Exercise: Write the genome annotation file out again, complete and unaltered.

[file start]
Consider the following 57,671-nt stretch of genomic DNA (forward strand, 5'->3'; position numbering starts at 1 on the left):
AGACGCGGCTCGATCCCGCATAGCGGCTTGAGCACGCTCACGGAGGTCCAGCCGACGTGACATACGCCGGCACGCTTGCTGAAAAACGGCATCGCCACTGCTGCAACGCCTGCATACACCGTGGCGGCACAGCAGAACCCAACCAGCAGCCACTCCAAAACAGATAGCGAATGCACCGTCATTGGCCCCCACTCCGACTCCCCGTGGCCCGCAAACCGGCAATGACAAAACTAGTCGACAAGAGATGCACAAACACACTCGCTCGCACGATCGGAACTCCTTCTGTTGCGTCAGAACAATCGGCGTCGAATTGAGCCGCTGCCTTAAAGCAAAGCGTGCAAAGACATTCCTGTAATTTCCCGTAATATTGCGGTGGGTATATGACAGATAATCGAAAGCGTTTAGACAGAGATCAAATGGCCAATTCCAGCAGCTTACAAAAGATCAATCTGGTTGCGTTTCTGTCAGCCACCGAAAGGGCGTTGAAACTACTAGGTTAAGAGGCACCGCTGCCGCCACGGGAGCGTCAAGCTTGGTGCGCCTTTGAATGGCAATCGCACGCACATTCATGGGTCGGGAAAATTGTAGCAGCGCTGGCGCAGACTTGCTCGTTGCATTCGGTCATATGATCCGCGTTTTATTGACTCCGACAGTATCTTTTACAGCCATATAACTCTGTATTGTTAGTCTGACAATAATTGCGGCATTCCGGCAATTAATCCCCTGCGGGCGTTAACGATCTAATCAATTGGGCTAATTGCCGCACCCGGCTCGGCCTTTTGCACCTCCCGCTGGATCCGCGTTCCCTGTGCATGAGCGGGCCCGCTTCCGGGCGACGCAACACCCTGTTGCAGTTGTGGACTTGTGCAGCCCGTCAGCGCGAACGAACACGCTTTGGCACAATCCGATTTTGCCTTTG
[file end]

Consider the following 57,671-nt stretch of genomic DNA (forward strand, 5'->3'; position numbering starts at 1 on the left):
AGACGCGGCTCGATCCCGCATAGCGGCTTGAGCACGCTCACGGAGGTCCAGCCGACGTGACATACGCCGGCACGCTTGCTGAAAAACGGCATCGCCACTGCTGCAACGCCTGCATACACCGTGGCGGCACAGCAGAACCCAACCAGCAGCCACTCCAAAACAGATAGCGAATGCACCGTCATTGGCCCCCACTCCGACTCCCCGTGGCCCGCAAACCGGCAATGACAAAACTAGTCGACAAGAGATGCACAAACACACTCGCTCGCACGATCGGAACTCCTTCTGTTGCGTCAGAACAATCGGCGTCGAATTGAGCCGCTGCCTTAAAGCAAAGCGTGCAAAGACATTCCTGTAATTTCCCGTAATATTGCGGTGGGTATATGACAGATAATCGAAAGCGTTTAGACAGAGATCAAATGGCCAATTCCAGCAGCTTACAAAAGATCAATCTGGTTGCGTTTCTGTCAGCCACCGAAAGGGCGTTGAAACTACTAGGTTAAGAGGCACCGCTGCCGCCACGGGAGCGTCAAGCTTGGTGCGCCTTTGAATGGCAATCGCACGCACATTCATGGGTCGGGAAAATTGTAGCAGCGCTGGCGCAGACTTGCTCGTTGCATTCGGTCATATGATCCGCGTTTTATTGACTCCGACAGTATCTTTTACAGCCATATAACTCTGTATTGTTAGTCTGACAATAATTGCGGCATTCCGGCAATTAATCCCCTGCGGGCGTTAACGATCTAATCAATTGGGCTAATTGCCGCACCCGGCTCGGCCTTTTGCACCTCCCGCTGGATCCGCGTTCCCTGTGCATGAGCGGGCCCGCTTCCGGGCGACGCAACACCCTGTTGCAGTTGTGGACTTGTGCAGCCCGTCAGCGCGAACGAACACGCTTTGGCACAATCCGATTTTGCCTTTG